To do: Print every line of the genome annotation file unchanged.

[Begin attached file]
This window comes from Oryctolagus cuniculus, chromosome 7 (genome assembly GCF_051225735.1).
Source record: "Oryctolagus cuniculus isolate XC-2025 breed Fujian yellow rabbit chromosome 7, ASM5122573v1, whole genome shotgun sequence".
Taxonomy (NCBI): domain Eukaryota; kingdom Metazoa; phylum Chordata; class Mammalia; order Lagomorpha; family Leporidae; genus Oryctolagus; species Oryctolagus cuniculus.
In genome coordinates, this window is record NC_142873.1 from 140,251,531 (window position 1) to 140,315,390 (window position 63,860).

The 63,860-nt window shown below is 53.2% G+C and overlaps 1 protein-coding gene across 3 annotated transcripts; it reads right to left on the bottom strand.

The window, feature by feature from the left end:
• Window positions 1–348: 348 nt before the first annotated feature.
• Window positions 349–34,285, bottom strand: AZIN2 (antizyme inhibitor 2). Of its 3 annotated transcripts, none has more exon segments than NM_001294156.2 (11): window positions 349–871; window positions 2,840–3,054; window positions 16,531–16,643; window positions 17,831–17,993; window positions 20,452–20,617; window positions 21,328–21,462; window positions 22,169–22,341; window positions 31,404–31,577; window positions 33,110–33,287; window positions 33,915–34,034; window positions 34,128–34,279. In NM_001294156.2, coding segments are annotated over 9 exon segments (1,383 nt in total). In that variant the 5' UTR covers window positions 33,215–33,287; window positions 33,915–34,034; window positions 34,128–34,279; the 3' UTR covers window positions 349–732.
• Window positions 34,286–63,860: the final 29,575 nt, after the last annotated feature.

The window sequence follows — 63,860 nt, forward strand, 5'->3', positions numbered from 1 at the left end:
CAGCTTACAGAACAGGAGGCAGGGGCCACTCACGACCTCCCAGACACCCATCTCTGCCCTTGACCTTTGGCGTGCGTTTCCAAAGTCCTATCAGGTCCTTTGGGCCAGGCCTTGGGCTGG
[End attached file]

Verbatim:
This window comes from Oryctolagus cuniculus, chromosome 7 (genome assembly GCF_051225735.1).
Source record: "Oryctolagus cuniculus isolate XC-2025 breed Fujian yellow rabbit chromosome 7, ASM5122573v1, whole genome shotgun sequence".
Taxonomy (NCBI): domain Eukaryota; kingdom Metazoa; phylum Chordata; class Mammalia; order Lagomorpha; family Leporidae; genus Oryctolagus; species Oryctolagus cuniculus.
In genome coordinates, this window is record NC_142873.1 from 140,251,531 (window position 1) to 140,315,390 (window position 63,860).

The 63,860-nt window shown below is 53.2% G+C and overlaps 1 protein-coding gene across 3 annotated transcripts; it reads right to left on the bottom strand.

The window, feature by feature from the left end:
• Window positions 1–348: 348 nt before the first annotated feature.
• Window positions 349–34,285, bottom strand: AZIN2 (antizyme inhibitor 2). Of its 3 annotated transcripts, none has more exon segments than NM_001294156.2 (11): window positions 349–871; window positions 2,840–3,054; window positions 16,531–16,643; window positions 17,831–17,993; window positions 20,452–20,617; window positions 21,328–21,462; window positions 22,169–22,341; window positions 31,404–31,577; window positions 33,110–33,287; window positions 33,915–34,034; window positions 34,128–34,279. In NM_001294156.2, coding segments are annotated over 9 exon segments (1,383 nt in total). In that variant the 5' UTR covers window positions 33,215–33,287; window positions 33,915–34,034; window positions 34,128–34,279; the 3' UTR covers window positions 349–732.
• Window positions 34,286–63,860: the final 29,575 nt, after the last annotated feature.

The window sequence follows — 63,860 nt, forward strand, 5'->3', positions numbered from 1 at the left end:
CAGCTTACAGAACAGGAGGCAGGGGCCACTCACGACCTCCCAGACACCCATCTCTGCCCTTGACCTTTGGCGTGCGTTTCCAAAGTCCTATCAGGTCCTTTGGGCCAGGCCTTGGGCTGG